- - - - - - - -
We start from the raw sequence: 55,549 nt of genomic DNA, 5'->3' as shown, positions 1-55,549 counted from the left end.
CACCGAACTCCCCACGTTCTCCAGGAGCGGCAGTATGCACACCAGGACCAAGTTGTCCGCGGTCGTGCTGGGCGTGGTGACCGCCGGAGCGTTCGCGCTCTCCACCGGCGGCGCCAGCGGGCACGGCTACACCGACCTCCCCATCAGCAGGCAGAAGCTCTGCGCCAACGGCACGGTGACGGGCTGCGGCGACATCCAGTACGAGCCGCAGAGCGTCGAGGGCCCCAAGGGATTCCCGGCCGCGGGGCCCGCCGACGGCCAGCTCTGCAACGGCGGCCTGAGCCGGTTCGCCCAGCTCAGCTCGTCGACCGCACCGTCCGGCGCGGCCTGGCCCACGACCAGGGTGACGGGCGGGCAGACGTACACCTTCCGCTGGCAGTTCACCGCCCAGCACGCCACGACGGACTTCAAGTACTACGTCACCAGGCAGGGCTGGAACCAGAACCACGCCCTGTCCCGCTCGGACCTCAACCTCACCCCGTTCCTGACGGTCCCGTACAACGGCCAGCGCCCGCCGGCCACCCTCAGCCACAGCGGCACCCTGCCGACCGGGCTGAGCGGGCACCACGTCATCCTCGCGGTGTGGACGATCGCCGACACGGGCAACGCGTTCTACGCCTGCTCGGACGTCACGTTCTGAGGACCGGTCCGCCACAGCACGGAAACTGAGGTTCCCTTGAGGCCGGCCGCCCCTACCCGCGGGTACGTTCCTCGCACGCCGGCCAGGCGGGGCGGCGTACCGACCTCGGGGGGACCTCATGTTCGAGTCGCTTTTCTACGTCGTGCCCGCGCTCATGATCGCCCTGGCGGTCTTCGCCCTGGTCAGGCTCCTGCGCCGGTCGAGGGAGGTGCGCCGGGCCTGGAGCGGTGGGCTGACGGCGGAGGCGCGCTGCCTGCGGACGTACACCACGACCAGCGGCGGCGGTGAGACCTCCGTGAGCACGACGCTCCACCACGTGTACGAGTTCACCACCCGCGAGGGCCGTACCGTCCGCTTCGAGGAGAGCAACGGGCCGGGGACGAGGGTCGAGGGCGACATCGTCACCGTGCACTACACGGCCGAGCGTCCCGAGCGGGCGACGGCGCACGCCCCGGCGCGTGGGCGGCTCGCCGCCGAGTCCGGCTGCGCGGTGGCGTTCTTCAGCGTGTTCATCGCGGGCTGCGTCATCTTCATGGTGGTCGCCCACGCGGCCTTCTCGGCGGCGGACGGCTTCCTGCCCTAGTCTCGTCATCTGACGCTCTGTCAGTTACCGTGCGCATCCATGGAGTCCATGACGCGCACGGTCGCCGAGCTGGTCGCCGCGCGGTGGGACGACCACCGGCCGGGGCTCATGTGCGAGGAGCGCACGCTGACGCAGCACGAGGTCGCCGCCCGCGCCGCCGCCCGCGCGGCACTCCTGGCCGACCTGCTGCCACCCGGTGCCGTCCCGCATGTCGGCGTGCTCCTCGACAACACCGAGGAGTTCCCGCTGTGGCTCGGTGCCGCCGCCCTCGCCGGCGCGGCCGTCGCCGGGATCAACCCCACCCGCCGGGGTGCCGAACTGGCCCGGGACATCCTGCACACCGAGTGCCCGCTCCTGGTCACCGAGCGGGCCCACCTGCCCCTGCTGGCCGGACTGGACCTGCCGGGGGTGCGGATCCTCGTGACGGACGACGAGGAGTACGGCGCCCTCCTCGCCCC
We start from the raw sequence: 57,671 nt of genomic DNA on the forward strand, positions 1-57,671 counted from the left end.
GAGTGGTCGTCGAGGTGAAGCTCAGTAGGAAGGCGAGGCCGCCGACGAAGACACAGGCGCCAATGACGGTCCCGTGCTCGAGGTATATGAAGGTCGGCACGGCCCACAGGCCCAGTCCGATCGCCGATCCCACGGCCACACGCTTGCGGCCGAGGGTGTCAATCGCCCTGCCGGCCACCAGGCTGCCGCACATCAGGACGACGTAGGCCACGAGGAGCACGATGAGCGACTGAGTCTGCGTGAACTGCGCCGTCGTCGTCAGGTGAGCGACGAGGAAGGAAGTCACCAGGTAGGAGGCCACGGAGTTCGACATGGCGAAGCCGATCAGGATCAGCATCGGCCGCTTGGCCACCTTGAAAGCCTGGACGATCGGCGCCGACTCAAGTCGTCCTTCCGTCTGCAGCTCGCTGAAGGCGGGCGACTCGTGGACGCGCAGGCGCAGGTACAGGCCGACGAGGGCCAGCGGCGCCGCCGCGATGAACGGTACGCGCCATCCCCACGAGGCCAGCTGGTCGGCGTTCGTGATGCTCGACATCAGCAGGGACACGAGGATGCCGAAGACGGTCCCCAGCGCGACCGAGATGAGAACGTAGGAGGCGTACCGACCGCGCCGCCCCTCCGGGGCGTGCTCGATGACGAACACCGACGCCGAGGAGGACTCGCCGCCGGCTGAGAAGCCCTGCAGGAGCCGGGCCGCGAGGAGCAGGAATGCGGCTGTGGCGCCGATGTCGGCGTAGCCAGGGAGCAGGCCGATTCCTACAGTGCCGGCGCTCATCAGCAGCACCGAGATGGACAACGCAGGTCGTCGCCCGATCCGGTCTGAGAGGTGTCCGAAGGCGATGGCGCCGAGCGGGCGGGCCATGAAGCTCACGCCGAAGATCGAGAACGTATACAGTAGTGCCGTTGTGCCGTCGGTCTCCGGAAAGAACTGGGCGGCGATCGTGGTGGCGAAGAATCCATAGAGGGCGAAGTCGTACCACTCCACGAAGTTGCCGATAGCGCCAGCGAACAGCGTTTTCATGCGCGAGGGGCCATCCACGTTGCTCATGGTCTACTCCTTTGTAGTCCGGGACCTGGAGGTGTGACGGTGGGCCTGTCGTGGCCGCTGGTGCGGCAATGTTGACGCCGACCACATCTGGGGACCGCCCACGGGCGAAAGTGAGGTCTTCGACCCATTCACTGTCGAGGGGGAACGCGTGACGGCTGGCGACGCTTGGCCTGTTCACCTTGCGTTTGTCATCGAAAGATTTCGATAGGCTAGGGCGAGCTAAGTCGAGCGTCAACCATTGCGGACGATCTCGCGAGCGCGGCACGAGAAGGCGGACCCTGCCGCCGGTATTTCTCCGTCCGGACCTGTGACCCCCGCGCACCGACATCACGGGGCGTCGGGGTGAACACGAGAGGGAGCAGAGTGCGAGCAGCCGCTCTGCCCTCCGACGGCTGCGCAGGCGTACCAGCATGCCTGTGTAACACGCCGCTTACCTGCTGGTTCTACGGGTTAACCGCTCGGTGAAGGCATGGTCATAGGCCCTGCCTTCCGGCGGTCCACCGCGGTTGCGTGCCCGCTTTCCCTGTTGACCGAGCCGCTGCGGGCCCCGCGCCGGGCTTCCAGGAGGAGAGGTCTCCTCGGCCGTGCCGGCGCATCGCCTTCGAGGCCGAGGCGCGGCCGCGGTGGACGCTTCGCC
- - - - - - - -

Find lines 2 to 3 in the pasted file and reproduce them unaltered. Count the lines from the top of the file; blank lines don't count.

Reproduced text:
CACCGAACTCCCCACGTTCTCCAGGAGCGGCAGTATGCACACCAGGACCAAGTTGTCCGCGGTCGTGCTGGGCGTGGTGACCGCCGGAGCGTTCGCGCTCTCCACCGGCGGCGCCAGCGGGCACGGCTACACCGACCTCCCCATCAGCAGGCAGAAGCTCTGCGCCAACGGCACGGTGACGGGCTGCGGCGACATCCAGTACGAGCCGCAGAGCGTCGAGGGCCCCAAGGGATTCCCGGCCGCGGGGCCCGCCGACGGCCAGCTCTGCAACGGCGGCCTGAGCCGGTTCGCCCAGCTCAGCTCGTCGACCGCACCGTCCGGCGCGGCCTGGCCCACGACCAGGGTGACGGGCGGGCAGACGTACACCTTCCGCTGGCAGTTCACCGCCCAGCACGCCACGACGGACTTCAAGTACTACGTCACCAGGCAGGGCTGGAACCAGAACCACGCCCTGTCCCGCTCGGACCTCAACCTCACCCCGTTCCTGACGGTCCCGTACAACGGCCAGCGCCCGCCGGCCACCCTCAGCCACAGCGGCACCCTGCCGACCGGGCTGAGCGGGCACCACGTCATCCTCGCGGTGTGGACGATCGCCGACACGGGCAACGCGTTCTACGCCTGCTCGGACGTCACGTTCTGAGGACCGGTCCGCCACAGCACGGAAACTGAGGTTCCCTTGAGGCCGGCCGCCCCTACCCGCGGGTACGTTCCTCGCACGCCGGCCAGGCGGGGCGGCGTACCGACCTCGGGGGGACCTCATGTTCGAGTCGCTTTTCTACGTCGTGCCCGCGCTCATGATCGCCCTGGCGGTCTTCGCCCTGGTCAGGCTCCTGCGCCGGTCGAGGGAGGTGCGCCGGGCCTGGAGCGGTGGGCTGACGGCGGAGGCGCGCTGCCTGCGGACGTACACCACGACCAGCGGCGGCGGTGAGACCTCCGTGAGCACGACGCTCCACCACGTGTACGAGTTCACCACCCGCGAGGGCCGTACCGTCCGCTTCGAGGAGAGCAACGGGCCGGGGACGAGGGTCGAGGGCGACATCGTCACCGTGCACTACACGGCCGAGCGTCCCGAGCGGGCGACGGCGCACGCCCCGGCGCGTGGGCGGCTCGCCGCCGAGTCCGGCTGCGCGGTGGCGTTCTTCAGCGTGTTCATCGCGGGCTGCGTCATCTTCATGGTGGTCGCCCACGCGGCCTTCTCGGCGGCGGACGGCTTCCTGCCCTAGTCTCGTCATCTGACGCTCTGTCAGTTACCGTGCGCATCCATGGAGTCCATGACGCGCACGGTCGCCGAGCTGGTCGCCGCGCGGTGGGACGACCACCGGCCGGGGCTCATGTGCGAGGAGCGCACGCTGACGCAGCACGAGGTCGCCGCCCGCGCCGCCGCCCGCGCGGCACTCCTGGCCGACCTGCTGCCACCCGGTGCCGTCCCGCATGTCGGCGTGCTCCTCGACAACACCGAGGAGTTCCCGCTGTGGCTCGGTGCCGCCGCCCTCGCCGGCGCGGCCGTCGCCGGGATCAACCCCACCCGCCGGGGTGCCGAACTGGCCCGGGACATCCTGCACACCGAGTGCCCGCTCCTGGTCACCGAGCGGGCCCACCTGCCCCTGCTGGCCGGACTGGACCTGCCGGGGGTGCGGATCCTCGTGACGGACGACGAGGAGTACGGCGCCCTCCTCGCCCC
We start from the raw sequence: 57,671 nt of genomic DNA on the forward strand, positions 1-57,671 counted from the left end.